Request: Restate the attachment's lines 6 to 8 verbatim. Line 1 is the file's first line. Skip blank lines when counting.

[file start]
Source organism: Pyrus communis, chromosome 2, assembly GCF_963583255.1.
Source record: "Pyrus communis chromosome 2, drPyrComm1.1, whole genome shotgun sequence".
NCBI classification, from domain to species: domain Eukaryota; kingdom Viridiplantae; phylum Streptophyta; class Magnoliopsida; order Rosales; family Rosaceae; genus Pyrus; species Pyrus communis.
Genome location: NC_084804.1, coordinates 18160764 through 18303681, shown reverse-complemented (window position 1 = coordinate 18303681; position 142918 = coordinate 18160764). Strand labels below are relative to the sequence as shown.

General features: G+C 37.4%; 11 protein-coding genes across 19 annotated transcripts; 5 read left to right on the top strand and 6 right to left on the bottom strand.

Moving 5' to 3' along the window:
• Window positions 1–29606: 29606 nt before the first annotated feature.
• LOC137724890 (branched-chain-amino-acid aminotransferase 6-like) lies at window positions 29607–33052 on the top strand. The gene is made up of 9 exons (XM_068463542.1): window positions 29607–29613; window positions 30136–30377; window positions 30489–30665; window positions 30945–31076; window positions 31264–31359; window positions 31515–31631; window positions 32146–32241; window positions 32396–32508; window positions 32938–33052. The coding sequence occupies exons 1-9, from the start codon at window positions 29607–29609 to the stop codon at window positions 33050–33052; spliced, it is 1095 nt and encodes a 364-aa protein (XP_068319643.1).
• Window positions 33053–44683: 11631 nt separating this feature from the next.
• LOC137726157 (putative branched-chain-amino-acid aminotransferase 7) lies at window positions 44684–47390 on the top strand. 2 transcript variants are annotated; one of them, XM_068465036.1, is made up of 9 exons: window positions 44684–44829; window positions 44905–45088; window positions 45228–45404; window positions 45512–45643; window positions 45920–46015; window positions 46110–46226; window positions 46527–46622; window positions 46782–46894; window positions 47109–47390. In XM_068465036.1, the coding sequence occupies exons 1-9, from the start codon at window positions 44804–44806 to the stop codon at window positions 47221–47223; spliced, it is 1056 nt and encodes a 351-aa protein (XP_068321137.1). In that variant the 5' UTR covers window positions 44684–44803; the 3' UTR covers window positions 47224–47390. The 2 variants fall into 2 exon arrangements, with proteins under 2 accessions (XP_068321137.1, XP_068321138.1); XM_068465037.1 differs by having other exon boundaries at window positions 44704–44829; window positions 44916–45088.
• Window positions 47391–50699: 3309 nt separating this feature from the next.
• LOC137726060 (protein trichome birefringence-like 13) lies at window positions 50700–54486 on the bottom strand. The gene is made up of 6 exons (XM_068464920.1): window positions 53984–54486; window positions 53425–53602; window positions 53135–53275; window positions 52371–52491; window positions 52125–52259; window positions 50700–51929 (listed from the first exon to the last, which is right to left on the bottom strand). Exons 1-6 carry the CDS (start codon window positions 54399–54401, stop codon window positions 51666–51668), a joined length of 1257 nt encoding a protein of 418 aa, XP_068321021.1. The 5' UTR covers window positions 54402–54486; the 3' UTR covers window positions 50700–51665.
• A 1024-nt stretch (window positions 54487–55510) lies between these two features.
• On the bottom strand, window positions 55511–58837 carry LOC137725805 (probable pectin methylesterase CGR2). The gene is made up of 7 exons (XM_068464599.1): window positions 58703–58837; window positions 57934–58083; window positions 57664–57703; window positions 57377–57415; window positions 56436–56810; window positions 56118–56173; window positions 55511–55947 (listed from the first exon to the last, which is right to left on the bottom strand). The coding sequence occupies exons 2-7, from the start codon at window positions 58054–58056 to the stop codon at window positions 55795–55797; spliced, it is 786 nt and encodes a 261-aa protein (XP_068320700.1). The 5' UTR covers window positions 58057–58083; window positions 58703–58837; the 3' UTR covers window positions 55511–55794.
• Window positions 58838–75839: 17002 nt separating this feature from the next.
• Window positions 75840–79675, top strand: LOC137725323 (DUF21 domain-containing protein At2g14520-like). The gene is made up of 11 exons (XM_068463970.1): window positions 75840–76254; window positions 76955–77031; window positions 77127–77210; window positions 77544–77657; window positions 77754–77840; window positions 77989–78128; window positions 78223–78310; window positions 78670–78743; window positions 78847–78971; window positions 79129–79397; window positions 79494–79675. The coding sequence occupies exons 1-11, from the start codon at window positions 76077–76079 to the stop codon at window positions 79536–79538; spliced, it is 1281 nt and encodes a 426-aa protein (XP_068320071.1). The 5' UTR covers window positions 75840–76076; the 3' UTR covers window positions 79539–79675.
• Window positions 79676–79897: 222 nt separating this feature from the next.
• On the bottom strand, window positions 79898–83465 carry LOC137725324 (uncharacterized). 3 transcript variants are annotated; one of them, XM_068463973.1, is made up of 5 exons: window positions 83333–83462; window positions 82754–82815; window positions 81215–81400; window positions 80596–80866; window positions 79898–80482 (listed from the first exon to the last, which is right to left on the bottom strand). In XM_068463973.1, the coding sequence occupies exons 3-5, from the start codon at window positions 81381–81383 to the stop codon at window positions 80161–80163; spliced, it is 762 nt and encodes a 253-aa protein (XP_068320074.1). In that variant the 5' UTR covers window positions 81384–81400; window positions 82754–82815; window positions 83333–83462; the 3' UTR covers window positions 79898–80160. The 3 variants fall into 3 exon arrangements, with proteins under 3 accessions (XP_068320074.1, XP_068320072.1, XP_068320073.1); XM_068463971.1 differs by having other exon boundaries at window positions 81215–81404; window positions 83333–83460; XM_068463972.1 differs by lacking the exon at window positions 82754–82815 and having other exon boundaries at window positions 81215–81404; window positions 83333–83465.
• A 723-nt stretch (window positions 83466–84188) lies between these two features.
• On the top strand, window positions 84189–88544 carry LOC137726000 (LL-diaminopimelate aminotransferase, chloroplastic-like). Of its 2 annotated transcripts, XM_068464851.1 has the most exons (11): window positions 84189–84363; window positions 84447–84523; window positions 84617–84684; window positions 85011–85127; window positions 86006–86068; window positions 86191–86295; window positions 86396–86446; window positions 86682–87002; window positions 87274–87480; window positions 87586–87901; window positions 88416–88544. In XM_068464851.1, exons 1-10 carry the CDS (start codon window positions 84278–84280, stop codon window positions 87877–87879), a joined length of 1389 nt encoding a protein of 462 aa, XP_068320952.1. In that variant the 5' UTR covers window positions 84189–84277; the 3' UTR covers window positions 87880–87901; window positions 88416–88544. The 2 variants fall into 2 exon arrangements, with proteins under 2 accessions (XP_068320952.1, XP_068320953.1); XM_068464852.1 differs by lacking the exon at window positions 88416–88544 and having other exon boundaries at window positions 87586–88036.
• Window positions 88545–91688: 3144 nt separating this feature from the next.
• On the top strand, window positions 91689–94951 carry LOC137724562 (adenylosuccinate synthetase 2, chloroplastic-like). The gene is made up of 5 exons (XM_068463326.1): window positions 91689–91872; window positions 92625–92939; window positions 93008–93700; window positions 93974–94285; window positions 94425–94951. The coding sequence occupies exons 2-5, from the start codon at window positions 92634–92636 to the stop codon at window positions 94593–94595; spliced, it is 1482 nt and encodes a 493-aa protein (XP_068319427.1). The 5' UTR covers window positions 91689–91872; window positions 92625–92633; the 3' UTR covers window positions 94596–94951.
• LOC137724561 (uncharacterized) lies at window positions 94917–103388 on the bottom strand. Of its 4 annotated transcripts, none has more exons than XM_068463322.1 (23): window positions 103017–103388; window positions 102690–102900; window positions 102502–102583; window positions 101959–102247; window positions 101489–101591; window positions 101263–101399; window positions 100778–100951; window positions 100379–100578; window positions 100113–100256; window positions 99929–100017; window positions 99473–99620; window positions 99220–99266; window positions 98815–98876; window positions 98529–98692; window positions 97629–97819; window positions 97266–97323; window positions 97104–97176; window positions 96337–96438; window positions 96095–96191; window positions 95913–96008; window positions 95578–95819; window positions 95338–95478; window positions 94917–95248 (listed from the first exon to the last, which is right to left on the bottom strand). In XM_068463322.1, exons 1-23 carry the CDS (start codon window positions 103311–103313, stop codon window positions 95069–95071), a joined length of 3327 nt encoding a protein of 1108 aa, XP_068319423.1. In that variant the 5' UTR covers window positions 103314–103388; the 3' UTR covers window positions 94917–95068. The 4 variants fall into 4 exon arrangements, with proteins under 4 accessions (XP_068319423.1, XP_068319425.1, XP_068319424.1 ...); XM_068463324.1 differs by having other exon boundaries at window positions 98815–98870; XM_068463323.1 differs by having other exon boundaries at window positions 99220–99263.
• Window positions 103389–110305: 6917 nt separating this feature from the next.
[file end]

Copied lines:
Moving 5' to 3' along the window:
• Window positions 1–29606: 29606 nt before the first annotated feature.
• LOC137724890 (branched-chain-amino-acid aminotransferase 6-like) lies at window positions 29607–33052 on the top strand. The gene is made up of 9 exons (XM_068463542.1): window positions 29607–29613; window positions 30136–30377; window positions 30489–30665; window positions 30945–31076; window positions 31264–31359; window positions 31515–31631; window positions 32146–32241; window positions 32396–32508; window positions 32938–33052. The coding sequence occupies exons 1-9, from the start codon at window positions 29607–29609 to the stop codon at window positions 33050–33052; spliced, it is 1095 nt and encodes a 364-aa protein (XP_068319643.1).